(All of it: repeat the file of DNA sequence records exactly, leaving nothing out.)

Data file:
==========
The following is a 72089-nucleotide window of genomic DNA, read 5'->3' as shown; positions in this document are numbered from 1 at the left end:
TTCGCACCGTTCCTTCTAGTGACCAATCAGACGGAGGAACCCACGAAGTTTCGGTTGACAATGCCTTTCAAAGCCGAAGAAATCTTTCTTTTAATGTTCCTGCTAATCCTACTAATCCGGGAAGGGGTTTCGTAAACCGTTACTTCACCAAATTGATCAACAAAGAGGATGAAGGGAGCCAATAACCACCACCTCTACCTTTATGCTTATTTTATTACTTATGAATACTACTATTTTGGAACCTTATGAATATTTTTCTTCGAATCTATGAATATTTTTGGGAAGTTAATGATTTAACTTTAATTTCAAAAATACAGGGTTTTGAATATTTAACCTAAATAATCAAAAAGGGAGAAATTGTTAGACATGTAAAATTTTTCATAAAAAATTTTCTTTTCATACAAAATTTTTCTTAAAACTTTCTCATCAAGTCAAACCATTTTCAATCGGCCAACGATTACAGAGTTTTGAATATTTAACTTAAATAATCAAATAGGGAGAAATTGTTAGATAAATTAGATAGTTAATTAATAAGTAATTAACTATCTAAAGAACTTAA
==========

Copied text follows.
The following is a 72089-nucleotide window of genomic DNA, read 5'->3' as shown; positions in this document are numbered from 1 at the left end:
TTCGCACCGTTCCTTCTAGTGACCAATCAGACGGAGGAACCCACGAAGTTTCGGTTGACAATGCCTTTCAAAGCCGAAGAAATCTTTCTTTTAATGTTCCTGCTAATCCTACTAATCCGGGAAGGGGTTTCGTAAACCGTTACTTCACCAAATTGATCAACAAAGAGGATGAAGGGAGCCAATAACCACCACCTCTACCTTTATGCTTATTTTATTACTTATGAATACTACTATTTTGGAACCTTATGAATATTTTTCTTCGAATCTATGAATATTTTTGGGAAGTTAATGATTTAACTTTAATTTCAAAAATACAGGGTTTTGAATATTTAACCTAAATAATCAAAAAGGGAGAAATTGTTAGACATGTAAAATTTTTCATAAAAAATTTTCTTTTCATACAAAATTTTTCTTAAAACTTTCTCATCAAGTCAAACCATTTTCAATCGGCCAACGATTACAGAGTTTTGAATATTTAACTTAAATAATCAAATAGGGAGAAATTGTTAGATAAATTAGATAGTTAATTAATAAGTAATTAACTATCTAAAGAACTTAA